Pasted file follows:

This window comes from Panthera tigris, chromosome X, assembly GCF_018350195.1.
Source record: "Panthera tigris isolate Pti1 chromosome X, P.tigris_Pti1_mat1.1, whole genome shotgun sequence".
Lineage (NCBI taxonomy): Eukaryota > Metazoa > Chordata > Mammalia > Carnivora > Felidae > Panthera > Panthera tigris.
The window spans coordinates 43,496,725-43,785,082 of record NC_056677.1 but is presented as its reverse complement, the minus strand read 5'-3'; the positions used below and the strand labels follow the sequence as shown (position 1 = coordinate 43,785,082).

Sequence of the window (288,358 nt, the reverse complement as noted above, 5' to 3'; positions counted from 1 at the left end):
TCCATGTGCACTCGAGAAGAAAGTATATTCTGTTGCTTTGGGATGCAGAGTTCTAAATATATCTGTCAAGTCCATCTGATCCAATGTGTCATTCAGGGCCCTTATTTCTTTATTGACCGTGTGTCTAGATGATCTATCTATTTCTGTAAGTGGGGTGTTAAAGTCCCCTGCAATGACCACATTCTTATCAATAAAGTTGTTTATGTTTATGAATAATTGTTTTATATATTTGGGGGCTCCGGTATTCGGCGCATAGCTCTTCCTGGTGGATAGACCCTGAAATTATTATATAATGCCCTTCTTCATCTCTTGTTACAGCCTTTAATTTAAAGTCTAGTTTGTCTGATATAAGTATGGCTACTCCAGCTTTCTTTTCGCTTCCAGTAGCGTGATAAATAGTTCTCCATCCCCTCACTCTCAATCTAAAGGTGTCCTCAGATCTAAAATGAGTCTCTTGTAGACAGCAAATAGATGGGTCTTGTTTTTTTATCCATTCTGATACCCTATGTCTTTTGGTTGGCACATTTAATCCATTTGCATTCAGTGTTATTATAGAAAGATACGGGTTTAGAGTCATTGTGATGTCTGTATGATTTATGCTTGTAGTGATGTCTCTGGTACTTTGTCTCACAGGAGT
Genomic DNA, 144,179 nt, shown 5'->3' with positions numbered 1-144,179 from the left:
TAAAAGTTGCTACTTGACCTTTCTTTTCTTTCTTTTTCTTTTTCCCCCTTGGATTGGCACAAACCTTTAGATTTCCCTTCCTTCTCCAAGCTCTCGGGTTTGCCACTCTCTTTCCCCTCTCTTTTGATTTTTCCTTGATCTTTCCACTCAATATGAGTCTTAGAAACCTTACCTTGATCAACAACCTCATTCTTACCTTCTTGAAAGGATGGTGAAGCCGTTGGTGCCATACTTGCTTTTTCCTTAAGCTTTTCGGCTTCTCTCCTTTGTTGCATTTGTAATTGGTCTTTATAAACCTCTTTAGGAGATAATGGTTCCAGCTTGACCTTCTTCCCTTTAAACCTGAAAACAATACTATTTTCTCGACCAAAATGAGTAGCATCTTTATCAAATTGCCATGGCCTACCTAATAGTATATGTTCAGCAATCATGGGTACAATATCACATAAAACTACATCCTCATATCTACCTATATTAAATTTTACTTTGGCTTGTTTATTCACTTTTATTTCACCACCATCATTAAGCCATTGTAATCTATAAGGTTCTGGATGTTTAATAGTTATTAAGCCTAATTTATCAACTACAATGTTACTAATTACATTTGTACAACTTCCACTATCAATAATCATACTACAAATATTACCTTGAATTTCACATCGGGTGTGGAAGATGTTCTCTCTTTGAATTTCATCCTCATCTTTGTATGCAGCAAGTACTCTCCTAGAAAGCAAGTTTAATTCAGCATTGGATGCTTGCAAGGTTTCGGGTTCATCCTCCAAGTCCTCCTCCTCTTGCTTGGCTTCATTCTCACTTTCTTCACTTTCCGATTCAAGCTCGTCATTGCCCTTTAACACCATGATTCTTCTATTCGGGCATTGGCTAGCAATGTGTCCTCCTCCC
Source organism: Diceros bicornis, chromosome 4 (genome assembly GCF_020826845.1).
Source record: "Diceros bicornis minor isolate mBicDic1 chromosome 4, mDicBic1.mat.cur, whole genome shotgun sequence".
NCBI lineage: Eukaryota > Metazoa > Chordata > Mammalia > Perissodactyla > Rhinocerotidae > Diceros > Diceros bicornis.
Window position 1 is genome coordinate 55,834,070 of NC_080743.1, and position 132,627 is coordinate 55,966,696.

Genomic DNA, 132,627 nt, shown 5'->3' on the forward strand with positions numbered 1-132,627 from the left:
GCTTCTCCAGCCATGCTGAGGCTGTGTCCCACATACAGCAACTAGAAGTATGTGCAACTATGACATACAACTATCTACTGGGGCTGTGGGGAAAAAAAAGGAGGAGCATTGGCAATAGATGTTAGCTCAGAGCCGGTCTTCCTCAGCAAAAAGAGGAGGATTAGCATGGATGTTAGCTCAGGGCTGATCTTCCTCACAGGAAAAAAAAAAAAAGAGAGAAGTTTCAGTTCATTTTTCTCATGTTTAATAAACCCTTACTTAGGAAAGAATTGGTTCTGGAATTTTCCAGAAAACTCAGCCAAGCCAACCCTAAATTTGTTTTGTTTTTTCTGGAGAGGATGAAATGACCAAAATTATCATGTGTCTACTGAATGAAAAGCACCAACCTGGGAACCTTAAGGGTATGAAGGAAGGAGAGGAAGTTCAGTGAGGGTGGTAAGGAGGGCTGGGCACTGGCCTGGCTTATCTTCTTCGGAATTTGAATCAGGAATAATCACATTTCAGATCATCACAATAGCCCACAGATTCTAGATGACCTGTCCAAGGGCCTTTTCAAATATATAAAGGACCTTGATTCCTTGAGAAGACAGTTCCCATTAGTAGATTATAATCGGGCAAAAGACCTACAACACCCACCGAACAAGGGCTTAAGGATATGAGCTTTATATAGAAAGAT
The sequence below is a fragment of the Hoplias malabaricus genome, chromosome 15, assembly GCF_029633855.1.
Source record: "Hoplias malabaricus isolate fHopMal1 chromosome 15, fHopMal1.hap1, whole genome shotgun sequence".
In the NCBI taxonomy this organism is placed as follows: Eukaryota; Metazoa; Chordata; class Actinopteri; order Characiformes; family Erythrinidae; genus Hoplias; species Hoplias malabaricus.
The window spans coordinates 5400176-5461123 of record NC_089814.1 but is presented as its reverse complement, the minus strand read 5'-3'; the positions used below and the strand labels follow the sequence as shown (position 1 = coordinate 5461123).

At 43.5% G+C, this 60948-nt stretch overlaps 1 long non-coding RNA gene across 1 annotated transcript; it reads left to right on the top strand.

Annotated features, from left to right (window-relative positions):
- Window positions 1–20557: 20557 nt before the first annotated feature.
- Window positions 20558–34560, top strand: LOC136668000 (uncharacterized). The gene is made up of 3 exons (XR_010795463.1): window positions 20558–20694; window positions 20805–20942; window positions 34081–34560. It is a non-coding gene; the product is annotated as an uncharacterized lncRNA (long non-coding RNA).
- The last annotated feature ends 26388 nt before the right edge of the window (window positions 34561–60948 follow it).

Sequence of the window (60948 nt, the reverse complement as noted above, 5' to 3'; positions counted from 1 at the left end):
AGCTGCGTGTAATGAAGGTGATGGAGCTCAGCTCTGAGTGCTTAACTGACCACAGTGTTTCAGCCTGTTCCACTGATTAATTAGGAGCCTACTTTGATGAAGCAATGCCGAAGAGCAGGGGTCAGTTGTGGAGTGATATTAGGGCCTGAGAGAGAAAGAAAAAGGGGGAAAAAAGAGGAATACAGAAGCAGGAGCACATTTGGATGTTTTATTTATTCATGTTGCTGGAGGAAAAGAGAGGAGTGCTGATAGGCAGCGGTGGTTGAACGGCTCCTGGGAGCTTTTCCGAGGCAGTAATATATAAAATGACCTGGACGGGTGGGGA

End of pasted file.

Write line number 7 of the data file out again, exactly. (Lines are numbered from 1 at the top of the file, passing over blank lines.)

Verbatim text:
Genomic DNA, 144,179 nt, shown 5'->3' with positions numbered 1-144,179 from the left: